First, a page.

PENN STATE is anything but Happy Valley these days.
The Nittany Lions will be picking up the pieces from the Louis Freeh report for years, if not decades.
The former FBI director for President Bill Clinton was commissioned by the Penn State Board of Trustees to investigate the Jerry Sandusky sex scandal and offer suggestions on how to move forward.
I was riveted watching Freeh's press conference Thursday, as he outlined his group's findings, encompassing seven months of work.
What sticks out most for me is how a head football coach at a university of such national prestige wielded so much power? So much so that he can control the thinking of the school's president, vice president and athletic director. All three, in theory, were Paterno's bosses. It, however, certainly didn't play out that way at a most crucial time.
After being made aware of many of Sandusky's dirty deeds, all three were on board to meet with investigating authorities and pass on their evidence. That was until meeting again with Paterno, who vetoed such a move, resulting in a disgusting coverup over the course of some 10 years.
Consequently, several more youths were placed in harm's way, falling prey to Sandusky's sickness. That's unforgivable.
Since the release of Freeh's long-awaited report, much of the talk centered around Paterno's legacy and what Penn State's fate will be in the eyes of the NCAA.
Since he is dead, JoPa has no chance of removing the heavy coats of tarnish now shrouding his once sparkling reputation. If alive, he would have faced severe criminal charges.
There have been efforts set in motion to have his name removed from the university's library, to which he has donated millions, and whether to take down his statute outside Beaver Stadium.
Time, as well as the university's board of trustees, will determine if such moves will take place. I would say keep the name on the library and remove the statue. He did so much for the betterment of the library. The same cannot be said of the lasting memory he has left on the football program.
The NCAA, meanwhile, is facing a case like never before. The death penalty is a distinct possibility for the Nittany Lions. The death penalty lives up to its name as it killed the SMU football program in the 1980s.
For all the damage that emanated from the football program and a lack of institutional control by the school's leadership, Penn State should be dealt the harshest penalties possible. A total cleansing of the program is needed.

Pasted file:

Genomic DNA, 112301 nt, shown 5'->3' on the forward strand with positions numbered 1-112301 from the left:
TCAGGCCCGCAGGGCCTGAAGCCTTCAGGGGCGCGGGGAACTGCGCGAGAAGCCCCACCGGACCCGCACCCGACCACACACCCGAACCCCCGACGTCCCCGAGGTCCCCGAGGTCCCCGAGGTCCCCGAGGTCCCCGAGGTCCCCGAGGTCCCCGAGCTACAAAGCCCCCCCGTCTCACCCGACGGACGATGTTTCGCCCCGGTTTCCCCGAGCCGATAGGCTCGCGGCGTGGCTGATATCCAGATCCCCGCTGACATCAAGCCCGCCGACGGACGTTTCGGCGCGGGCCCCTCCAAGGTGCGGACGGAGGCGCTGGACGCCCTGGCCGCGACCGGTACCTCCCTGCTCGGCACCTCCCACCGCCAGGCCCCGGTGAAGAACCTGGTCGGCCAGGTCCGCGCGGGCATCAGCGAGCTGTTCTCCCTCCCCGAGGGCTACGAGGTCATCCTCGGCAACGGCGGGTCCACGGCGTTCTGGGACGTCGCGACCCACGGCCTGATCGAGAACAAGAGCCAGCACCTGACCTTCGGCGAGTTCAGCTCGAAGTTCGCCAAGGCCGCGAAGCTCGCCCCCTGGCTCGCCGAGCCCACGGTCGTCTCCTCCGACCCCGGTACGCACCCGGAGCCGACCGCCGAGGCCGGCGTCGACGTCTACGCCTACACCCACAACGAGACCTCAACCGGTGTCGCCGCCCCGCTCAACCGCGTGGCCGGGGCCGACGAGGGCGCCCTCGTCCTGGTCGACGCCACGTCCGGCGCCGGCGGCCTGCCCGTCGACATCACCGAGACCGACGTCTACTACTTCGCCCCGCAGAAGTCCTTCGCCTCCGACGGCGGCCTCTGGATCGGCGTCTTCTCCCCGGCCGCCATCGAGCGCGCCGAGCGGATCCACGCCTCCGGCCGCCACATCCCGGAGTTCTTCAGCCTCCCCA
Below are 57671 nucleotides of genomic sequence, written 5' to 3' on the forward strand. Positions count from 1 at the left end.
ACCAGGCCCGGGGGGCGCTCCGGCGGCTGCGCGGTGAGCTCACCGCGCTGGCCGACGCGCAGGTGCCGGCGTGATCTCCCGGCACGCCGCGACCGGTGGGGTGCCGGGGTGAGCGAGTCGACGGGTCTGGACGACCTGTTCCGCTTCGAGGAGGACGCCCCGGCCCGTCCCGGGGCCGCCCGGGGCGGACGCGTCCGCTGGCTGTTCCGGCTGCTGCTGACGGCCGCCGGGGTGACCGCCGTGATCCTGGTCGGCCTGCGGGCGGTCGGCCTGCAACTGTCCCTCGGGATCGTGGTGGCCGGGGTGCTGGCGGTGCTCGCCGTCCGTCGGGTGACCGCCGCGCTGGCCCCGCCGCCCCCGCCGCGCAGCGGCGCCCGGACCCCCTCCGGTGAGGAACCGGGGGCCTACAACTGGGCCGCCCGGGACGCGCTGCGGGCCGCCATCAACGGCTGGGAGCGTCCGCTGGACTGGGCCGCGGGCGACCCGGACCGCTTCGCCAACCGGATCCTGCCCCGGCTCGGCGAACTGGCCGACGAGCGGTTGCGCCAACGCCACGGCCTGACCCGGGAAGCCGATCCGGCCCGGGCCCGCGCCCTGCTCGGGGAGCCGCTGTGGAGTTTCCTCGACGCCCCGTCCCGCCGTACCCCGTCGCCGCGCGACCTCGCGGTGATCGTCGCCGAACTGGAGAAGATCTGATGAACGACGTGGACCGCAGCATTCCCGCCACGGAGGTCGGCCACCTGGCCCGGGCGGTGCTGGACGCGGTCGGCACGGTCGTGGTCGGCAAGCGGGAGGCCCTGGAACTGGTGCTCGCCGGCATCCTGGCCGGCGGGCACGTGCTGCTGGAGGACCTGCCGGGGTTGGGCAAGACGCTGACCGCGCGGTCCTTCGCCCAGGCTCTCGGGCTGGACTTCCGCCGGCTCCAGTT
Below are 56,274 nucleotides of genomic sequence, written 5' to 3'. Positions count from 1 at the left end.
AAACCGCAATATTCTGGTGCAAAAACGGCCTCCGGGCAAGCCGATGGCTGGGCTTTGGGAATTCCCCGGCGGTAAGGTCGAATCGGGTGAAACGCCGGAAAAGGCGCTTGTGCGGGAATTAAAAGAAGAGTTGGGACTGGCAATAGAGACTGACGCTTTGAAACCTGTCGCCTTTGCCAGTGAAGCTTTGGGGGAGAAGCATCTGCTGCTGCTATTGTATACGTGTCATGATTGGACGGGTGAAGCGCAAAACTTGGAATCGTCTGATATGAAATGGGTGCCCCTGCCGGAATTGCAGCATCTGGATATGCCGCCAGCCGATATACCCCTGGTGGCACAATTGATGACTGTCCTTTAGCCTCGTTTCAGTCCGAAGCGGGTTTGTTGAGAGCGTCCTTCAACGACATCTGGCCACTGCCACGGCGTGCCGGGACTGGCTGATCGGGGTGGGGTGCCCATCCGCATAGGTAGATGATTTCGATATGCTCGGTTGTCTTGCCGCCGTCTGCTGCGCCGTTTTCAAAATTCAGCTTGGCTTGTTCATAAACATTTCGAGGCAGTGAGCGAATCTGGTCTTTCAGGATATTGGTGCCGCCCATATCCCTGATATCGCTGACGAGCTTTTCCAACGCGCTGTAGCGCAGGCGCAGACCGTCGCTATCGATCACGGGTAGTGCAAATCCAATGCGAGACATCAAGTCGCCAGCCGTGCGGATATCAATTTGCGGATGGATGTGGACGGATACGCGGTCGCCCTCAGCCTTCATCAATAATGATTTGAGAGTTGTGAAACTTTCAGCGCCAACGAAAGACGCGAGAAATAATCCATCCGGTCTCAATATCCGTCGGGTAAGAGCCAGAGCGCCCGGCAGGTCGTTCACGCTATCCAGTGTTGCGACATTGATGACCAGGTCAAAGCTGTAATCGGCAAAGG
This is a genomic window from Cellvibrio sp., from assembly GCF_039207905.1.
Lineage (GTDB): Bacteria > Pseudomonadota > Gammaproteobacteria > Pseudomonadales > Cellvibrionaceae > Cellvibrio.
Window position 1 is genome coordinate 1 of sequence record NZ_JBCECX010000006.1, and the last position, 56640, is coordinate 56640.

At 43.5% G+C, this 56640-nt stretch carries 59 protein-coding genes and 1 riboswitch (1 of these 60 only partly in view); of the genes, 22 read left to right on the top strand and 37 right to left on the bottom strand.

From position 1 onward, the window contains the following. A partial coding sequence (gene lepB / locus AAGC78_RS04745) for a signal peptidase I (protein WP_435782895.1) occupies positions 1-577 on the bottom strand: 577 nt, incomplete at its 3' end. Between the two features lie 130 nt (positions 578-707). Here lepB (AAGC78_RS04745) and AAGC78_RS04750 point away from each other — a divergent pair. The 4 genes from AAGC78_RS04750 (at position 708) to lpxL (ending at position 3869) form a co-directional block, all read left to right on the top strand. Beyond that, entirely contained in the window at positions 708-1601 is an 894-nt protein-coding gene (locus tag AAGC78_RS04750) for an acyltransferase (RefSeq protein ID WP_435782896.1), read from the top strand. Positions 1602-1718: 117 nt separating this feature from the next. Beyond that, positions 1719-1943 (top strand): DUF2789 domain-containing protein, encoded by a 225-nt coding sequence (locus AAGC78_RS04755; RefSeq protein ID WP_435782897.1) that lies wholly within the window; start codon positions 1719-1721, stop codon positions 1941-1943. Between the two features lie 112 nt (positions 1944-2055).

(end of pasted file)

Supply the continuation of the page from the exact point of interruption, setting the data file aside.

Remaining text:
To be fair to the Nittany Lion gridders, they should all be allowed to transfer to any Division I school and not be forced to sit out a year, as is current NCAA policy. The players are not the bad guys in this disgusting scenario.
By the way, Freeh was paid more than $3 million for work.
STRESSFUL FACT: I heard this tidbit the other day. One million Americans miss work each day due to stress.
MARTINS FERRY will be a beehive of activity Tuesday. The Ferry Chamber will move its monthly luncheon meeting to a breakfast format at 8:30 a.m. that day. The switch is being made to accommodate a ribbon cutting and official grand opening for National Lime & Stone on North First Street, above RG Steel Co. The new business promises to be a major shot-in-the-arm for the city.
RABIES ALERT: The Wheeling-Ohio County Health Department has put area residents on alert, warning people to avoid contact with raccoons. The department recently tested a wild raccoon positive for rabies in the Oakmont section of Wheeling. It was the first such positive test of 2012. A year ago, West Virginia had 138 confirmed cases of rabies.
THE BRITISH Open unfolds Thursday. My pick: Justin Rose.
THE BELLAIRE Area Chamber of Commerce will hold its July luncheon meeting on Thursday at noon in the Community Room of the Bellaire Public Library. The cost of the luncheon is $7. There is no charge to attend the meeting. All local businesses and their employees are welcome to attend. The chamber is launching its "Christmas in July Fundraiser" for the replacement of village Christmas lights with LED bulbs. Luncheon reservations are due by Tuesday by calling the chamber office 740-676-9723 or email firstname.lastname@example.org.
BELLAIRE AND fires have become synonymous. There were two more burned residences in the village this past week. The one which occurred on Wednesday morning at 37th and Jefferson streets has Police Chief Michael Kovalyk commending two of his officers. Lt. Bill Shallcross and Patrolman Kevin Yates were the first on the scene. They entered the fully engulfed house rescuing and alerting the occupants. One person rescued from the blaze was transported to OVMC and later transported to a Pittsburgh hospital.
Kapral may be reached at email@example.com